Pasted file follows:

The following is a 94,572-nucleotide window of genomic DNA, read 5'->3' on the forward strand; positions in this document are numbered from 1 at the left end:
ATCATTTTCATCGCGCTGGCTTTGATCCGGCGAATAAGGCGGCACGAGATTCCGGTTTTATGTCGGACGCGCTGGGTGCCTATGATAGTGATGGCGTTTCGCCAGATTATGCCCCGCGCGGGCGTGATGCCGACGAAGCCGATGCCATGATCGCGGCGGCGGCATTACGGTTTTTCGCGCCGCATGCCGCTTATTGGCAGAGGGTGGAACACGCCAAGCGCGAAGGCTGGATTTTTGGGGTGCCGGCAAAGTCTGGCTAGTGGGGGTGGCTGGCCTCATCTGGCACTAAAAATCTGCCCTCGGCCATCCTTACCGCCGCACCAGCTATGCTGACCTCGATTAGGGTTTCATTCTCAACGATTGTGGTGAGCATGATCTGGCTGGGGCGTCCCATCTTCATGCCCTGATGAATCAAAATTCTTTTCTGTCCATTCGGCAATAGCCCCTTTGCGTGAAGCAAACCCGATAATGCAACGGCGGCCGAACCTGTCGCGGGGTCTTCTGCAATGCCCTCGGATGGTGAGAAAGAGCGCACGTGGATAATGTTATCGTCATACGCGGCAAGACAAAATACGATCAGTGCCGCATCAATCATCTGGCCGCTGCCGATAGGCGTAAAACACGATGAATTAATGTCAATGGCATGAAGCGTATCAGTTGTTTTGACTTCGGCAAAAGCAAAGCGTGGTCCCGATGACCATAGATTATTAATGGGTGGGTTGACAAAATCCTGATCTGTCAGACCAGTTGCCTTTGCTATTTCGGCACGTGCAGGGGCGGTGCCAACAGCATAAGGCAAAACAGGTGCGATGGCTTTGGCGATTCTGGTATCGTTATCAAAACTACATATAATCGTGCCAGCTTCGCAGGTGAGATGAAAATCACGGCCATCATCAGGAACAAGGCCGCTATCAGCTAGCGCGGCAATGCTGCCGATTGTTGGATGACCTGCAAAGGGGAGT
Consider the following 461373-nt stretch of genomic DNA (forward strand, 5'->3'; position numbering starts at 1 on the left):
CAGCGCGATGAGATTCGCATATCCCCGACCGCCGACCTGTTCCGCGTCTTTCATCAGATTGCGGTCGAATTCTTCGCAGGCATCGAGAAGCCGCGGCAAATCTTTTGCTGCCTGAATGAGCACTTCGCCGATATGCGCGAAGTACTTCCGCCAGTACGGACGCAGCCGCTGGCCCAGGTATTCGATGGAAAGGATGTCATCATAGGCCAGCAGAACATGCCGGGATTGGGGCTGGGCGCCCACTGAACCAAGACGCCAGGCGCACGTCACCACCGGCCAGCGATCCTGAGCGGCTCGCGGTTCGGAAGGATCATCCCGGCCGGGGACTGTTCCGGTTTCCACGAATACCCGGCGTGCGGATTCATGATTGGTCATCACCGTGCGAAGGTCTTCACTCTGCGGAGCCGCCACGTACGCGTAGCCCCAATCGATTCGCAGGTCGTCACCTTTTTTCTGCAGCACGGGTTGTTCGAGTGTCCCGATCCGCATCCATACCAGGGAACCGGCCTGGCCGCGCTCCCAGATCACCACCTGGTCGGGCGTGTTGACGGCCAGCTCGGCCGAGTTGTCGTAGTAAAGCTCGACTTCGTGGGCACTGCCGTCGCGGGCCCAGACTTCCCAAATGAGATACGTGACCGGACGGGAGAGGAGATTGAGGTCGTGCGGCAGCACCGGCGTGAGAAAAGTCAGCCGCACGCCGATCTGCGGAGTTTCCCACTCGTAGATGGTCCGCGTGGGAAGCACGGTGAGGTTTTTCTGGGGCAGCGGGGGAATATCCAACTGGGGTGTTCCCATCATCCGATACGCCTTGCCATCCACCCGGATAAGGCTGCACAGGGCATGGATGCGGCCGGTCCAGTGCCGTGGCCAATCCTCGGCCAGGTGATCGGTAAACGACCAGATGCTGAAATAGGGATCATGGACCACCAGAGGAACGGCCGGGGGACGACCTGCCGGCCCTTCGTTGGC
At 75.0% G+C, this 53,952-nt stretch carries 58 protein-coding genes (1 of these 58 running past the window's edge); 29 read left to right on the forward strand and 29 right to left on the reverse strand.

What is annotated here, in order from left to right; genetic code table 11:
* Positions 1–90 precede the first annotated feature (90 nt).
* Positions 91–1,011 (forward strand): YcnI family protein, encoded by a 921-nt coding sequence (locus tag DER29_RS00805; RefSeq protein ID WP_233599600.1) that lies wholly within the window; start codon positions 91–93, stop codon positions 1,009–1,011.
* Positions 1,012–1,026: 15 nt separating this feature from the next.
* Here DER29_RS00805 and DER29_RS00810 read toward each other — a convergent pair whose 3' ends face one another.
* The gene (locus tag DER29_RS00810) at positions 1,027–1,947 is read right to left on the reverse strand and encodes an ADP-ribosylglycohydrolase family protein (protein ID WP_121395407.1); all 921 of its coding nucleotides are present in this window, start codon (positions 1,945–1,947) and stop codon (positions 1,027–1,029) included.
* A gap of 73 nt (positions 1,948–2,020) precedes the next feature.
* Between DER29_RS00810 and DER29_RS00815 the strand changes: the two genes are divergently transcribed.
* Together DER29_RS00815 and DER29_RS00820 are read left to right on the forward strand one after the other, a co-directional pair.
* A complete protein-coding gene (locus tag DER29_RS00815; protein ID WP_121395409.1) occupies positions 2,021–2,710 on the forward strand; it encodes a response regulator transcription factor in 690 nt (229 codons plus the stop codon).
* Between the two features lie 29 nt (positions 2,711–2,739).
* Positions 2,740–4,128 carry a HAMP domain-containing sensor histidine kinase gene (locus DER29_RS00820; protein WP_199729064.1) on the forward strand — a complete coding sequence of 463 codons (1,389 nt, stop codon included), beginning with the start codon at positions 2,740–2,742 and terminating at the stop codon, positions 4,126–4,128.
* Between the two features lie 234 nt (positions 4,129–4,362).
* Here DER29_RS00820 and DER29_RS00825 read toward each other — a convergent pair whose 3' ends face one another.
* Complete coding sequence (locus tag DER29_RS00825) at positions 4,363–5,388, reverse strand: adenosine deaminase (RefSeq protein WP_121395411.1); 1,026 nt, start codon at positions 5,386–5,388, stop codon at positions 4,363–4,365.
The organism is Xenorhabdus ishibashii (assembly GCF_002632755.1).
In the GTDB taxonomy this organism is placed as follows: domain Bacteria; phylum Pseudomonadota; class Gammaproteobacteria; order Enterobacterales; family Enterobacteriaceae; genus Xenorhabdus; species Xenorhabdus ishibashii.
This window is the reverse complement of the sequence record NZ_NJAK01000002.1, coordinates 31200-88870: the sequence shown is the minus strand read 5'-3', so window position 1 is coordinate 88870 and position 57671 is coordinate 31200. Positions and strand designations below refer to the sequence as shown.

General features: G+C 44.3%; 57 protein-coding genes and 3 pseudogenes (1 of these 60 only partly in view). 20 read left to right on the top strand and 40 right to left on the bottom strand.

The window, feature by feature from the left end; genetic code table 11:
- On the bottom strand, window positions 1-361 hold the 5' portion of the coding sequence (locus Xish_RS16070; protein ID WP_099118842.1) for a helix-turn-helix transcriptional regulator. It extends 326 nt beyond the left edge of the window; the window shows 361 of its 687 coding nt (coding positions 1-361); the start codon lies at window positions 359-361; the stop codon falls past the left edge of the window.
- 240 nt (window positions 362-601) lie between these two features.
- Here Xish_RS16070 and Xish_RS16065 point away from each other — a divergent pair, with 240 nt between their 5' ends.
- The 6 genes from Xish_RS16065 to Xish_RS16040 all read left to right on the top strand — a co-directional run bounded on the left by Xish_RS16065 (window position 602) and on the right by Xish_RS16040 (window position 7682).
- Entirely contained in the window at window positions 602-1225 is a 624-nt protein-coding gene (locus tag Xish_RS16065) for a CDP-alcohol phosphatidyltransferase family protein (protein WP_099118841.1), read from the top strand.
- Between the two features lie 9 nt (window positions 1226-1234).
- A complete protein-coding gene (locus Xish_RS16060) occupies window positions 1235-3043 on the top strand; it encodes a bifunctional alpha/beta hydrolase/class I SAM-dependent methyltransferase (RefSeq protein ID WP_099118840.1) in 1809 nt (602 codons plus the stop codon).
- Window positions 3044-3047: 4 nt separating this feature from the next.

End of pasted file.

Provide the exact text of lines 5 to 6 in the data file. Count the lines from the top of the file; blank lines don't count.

At 75.0% G+C, this 53,952-nt stretch carries 58 protein-coding genes (1 of these 58 running past the window's edge); 29 read left to right on the forward strand and 29 right to left on the reverse strand.

What is annotated here, in order from left to right; genetic code table 11: